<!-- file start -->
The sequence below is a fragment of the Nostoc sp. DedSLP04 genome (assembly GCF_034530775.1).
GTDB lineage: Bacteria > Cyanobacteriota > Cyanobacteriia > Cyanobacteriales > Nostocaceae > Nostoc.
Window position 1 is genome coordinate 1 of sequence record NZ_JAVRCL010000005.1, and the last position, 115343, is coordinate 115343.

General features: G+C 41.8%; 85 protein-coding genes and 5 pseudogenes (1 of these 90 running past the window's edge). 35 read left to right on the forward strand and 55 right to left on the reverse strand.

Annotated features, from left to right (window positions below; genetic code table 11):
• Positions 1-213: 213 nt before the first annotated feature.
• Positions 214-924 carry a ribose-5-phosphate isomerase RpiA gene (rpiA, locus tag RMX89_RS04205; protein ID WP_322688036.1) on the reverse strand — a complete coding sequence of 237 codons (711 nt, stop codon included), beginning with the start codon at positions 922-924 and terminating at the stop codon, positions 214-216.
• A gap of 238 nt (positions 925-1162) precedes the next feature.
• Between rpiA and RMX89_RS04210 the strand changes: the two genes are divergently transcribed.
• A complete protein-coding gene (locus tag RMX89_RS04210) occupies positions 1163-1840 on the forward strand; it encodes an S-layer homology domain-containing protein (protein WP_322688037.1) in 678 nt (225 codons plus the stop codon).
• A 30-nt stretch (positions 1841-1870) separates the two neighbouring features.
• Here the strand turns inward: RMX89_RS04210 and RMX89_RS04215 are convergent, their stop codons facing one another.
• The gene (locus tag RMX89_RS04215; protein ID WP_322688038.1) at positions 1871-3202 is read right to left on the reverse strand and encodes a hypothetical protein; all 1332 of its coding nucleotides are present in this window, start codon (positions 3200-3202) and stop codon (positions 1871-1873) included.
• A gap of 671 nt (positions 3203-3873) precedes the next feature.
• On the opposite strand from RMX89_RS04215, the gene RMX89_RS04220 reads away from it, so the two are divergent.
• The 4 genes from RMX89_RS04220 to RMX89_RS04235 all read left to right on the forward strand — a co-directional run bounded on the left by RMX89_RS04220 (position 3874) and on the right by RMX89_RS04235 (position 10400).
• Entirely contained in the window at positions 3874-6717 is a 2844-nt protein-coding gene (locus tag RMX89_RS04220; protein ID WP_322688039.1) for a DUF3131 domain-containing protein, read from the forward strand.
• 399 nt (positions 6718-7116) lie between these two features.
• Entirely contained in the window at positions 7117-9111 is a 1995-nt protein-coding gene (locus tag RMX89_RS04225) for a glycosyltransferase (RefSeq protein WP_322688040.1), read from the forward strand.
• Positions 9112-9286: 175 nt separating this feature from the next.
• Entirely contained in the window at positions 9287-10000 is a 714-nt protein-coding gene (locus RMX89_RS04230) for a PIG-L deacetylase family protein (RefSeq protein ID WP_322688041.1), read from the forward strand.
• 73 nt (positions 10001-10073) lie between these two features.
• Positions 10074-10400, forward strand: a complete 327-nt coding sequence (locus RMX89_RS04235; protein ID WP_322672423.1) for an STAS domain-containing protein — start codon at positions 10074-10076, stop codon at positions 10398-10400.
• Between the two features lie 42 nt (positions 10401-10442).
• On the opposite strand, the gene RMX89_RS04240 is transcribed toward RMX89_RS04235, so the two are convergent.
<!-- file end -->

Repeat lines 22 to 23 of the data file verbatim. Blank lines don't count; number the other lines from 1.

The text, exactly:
• 73 nt (positions 10001-10073) lie between these two features.
• Positions 10074-10400, forward strand: a complete 327-nt coding sequence (locus RMX89_RS04235; protein ID WP_322672423.1) for an STAS domain-containing protein — start codon at positions 10074-10076, stop codon at positions 10398-10400.